Which individual key competencies are crucial for under standing central challenges facing the world society and for facilitating its development towards a more sustainable future?

The discussion involved the reflection upon a number of key competencies. These were condensed to twelve key competencies, all of which are considered relevant for sustainable development both in the North and the South. However, the results also reveal some differences between the European and Latin-American perceptions although the key competencies identified by the Rieckmann study show similarities with other sustainability competence concepts.

Martens, Roorda, and  Cörvers (2010) summarise the key sustainability competences as four functions (apply, integrate, improve, innovate) of the capacity to co-operate in inter- and trans-disciplinary ways, as outline in the following table:

3.1 Environmental Audits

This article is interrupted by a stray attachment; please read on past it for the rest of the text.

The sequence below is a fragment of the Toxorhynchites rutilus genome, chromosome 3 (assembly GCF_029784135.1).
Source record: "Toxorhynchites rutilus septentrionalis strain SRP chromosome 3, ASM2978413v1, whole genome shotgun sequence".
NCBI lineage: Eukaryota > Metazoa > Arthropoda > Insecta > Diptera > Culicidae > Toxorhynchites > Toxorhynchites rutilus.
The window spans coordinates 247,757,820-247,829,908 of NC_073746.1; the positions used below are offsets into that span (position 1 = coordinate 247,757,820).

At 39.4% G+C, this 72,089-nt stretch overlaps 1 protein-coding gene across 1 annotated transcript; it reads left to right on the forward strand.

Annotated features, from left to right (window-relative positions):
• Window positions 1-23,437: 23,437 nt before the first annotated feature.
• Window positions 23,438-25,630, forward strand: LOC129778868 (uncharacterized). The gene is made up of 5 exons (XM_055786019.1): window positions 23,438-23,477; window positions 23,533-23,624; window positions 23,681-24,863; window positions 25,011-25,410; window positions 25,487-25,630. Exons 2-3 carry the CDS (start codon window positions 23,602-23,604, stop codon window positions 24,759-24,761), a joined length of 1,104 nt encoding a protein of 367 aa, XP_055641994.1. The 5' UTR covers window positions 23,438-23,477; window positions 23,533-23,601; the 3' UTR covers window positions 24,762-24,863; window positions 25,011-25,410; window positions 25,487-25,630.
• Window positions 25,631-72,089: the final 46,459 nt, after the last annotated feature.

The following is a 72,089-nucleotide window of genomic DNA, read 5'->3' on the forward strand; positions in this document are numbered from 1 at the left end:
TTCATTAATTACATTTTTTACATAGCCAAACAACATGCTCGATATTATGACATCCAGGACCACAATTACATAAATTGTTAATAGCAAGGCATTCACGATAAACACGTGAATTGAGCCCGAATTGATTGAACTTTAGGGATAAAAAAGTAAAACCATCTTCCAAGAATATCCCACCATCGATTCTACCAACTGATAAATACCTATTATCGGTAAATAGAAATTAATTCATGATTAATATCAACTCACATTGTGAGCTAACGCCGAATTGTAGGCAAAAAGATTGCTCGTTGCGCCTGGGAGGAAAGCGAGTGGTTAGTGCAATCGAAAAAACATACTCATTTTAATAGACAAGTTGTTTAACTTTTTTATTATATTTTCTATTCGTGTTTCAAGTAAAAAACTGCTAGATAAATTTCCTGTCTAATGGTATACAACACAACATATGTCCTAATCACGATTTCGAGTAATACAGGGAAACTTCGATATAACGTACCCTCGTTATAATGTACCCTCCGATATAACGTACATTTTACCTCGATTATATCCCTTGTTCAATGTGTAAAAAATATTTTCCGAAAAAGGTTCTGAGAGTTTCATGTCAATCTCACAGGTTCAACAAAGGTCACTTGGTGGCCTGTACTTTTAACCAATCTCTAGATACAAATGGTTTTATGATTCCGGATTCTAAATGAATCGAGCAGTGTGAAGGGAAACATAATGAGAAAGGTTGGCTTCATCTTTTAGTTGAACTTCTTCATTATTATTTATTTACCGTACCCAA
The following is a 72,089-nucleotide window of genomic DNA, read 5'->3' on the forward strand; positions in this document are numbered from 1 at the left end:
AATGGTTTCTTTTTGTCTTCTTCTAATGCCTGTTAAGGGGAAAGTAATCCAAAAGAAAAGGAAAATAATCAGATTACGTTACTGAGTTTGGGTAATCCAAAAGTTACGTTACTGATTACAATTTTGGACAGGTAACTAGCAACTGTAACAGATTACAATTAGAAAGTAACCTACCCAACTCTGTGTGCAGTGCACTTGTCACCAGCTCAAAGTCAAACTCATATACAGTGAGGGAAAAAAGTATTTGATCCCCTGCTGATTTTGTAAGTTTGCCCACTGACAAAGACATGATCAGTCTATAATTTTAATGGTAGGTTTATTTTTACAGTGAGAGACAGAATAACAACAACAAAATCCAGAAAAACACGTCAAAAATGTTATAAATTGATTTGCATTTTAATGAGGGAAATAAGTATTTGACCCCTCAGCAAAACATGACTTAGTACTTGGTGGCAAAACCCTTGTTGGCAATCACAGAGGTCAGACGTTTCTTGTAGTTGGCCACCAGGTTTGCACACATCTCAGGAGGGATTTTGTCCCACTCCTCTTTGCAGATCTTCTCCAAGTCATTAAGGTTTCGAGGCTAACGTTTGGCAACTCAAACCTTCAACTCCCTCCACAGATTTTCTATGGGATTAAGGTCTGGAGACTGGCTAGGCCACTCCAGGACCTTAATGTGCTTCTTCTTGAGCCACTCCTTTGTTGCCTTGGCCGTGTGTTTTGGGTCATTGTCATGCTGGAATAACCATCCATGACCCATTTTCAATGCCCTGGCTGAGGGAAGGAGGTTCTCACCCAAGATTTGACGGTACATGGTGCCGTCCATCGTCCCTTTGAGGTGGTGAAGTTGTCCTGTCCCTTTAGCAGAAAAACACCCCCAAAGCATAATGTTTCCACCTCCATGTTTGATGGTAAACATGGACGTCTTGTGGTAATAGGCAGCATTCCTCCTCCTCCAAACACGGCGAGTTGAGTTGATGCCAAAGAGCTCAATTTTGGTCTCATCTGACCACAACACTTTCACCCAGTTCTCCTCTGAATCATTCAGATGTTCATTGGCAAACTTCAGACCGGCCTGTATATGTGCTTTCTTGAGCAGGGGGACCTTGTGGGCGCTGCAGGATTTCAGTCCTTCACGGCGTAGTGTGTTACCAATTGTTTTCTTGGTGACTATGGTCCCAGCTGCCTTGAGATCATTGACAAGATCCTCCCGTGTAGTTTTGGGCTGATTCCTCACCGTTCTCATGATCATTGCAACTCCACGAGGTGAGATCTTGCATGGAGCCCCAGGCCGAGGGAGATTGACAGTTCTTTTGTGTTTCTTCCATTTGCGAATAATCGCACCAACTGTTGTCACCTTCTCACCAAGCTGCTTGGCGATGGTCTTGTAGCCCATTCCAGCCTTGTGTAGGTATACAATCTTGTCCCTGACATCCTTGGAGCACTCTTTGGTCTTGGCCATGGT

Sterling (2011) summarises the tasks that should be part of the education institutions contribution to the UN Decade beyond generic teaching and research on sustainability. “They are also encouraged to provide practical leadership through modeling good practice in areas such as their own energy use, carbon emissions, procurement policies, recycling and campus management” (Sterling, 2011, p.667). Within this perspective sustainability audit acquire an important role. Ángeles Murga-Menoyo M. (2009) reports how in Spain, most schools committed to the implementation Agenda 21 “perform an environmental audit as part of the process to reveal their institutional situation from the point of view of documented criteria of sustainability. Each educational community (teachers, students, relatives and the entire school staff) decides what aspects to evaluate, which usually have to do with the ecological dimension of school life, and it generally asks outside experts for support in carrying out the diagnostic process, which is done in different phases: